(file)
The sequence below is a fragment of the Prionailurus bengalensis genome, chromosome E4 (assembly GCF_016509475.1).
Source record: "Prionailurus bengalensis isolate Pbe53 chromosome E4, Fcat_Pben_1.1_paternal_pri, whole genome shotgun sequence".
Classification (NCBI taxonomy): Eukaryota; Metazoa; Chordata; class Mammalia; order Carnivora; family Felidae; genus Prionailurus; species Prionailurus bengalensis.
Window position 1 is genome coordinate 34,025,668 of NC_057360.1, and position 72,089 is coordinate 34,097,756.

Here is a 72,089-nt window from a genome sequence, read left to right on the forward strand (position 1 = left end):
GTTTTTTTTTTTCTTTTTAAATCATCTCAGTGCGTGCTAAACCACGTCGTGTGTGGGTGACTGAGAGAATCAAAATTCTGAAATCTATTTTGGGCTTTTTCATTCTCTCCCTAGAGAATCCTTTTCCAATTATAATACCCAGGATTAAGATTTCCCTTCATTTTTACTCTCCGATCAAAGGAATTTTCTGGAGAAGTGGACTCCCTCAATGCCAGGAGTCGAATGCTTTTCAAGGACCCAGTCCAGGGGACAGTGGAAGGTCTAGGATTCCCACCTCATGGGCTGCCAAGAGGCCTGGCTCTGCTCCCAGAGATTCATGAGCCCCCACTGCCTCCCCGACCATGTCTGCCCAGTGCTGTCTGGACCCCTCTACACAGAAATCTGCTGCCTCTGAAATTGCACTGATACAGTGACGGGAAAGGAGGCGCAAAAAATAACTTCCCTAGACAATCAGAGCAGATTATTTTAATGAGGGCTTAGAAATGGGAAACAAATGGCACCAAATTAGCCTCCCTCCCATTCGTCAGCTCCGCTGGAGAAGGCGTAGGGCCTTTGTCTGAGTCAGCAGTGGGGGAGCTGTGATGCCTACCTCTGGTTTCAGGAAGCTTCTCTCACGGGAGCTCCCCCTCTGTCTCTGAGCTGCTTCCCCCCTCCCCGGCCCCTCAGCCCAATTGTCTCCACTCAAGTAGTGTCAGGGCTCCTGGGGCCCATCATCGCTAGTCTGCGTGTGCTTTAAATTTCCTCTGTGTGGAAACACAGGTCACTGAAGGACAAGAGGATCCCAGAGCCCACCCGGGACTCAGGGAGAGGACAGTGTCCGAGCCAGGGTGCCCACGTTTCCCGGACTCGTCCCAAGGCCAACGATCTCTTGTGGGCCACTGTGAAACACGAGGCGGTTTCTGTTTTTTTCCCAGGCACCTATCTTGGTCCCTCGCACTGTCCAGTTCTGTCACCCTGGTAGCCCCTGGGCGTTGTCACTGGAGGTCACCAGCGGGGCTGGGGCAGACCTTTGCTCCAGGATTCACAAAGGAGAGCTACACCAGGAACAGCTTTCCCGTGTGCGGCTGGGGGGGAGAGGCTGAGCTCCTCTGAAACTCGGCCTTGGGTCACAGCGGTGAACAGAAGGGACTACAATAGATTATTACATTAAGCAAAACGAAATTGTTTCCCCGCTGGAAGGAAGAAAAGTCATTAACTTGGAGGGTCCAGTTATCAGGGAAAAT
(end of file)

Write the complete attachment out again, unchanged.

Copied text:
The sequence below is a fragment of the Prionailurus bengalensis genome, chromosome E4 (assembly GCF_016509475.1).
Source record: "Prionailurus bengalensis isolate Pbe53 chromosome E4, Fcat_Pben_1.1_paternal_pri, whole genome shotgun sequence".
Classification (NCBI taxonomy): Eukaryota; Metazoa; Chordata; class Mammalia; order Carnivora; family Felidae; genus Prionailurus; species Prionailurus bengalensis.
Window position 1 is genome coordinate 34,025,668 of NC_057360.1, and position 72,089 is coordinate 34,097,756.

Here is a 72,089-nt window from a genome sequence, read left to right on the forward strand (position 1 = left end):
GTTTTTTTTTTTCTTTTTAAATCATCTCAGTGCGTGCTAAACCACGTCGTGTGTGGGTGACTGAGAGAATCAAAATTCTGAAATCTATTTTGGGCTTTTTCATTCTCTCCCTAGAGAATCCTTTTCCAATTATAATACCCAGGATTAAGATTTCCCTTCATTTTTACTCTCCGATCAAAGGAATTTTCTGGAGAAGTGGACTCCCTCAATGCCAGGAGTCGAATGCTTTTCAAGGACCCAGTCCAGGGGACAGTGGAAGGTCTAGGATTCCCACCTCATGGGCTGCCAAGAGGCCTGGCTCTGCTCCCAGAGATTCATGAGCCCCCACTGCCTCCCCGACCATGTCTGCCCAGTGCTGTCTGGACCCCTCTACACAGAAATCTGCTGCCTCTGAAATTGCACTGATACAGTGACGGGAAAGGAGGCGCAAAAAATAACTTCCCTAGACAATCAGAGCAGATTATTTTAATGAGGGCTTAGAAATGGGAAACAAATGGCACCAAATTAGCCTCCCTCCCATTCGTCAGCTCCGCTGGAGAAGGCGTAGGGCCTTTGTCTGAGTCAGCAGTGGGGGAGCTGTGATGCCTACCTCTGGTTTCAGGAAGCTTCTCTCACGGGAGCTCCCCCTCTGTCTCTGAGCTGCTTCCCCCCTCCCCGGCCCCTCAGCCCAATTGTCTCCACTCAAGTAGTGTCAGGGCTCCTGGGGCCCATCATCGCTAGTCTGCGTGTGCTTTAAATTTCCTCTGTGTGGAAACACAGGTCACTGAAGGACAAGAGGATCCCAGAGCCCACCCGGGACTCAGGGAGAGGACAGTGTCCGAGCCAGGGTGCCCACGTTTCCCGGACTCGTCCCAAGGCCAACGATCTCTTGTGGGCCACTGTGAAACACGAGGCGGTTTCTGTTTTTTTCCCAGGCACCTATCTTGGTCCCTCGCACTGTCCAGTTCTGTCACCCTGGTAGCCCCTGGGCGTTGTCACTGGAGGTCACCAGCGGGGCTGGGGCAGACCTTTGCTCCAGGATTCACAAAGGAGAGCTACACCAGGAACAGCTTTCCCGTGTGCGGCTGGGGGGGAGAGGCTGAGCTCCTCTGAAACTCGGCCTTGGGTCACAGCGGTGAACAGAAGGGACTACAATAGATTATTACATTAAGCAAAACGAAATTGTTTCCCCGCTGGAAGGAAGAAAAGTCATTAACTTGGAGGGTCCAGTTATCAGGGAAAAT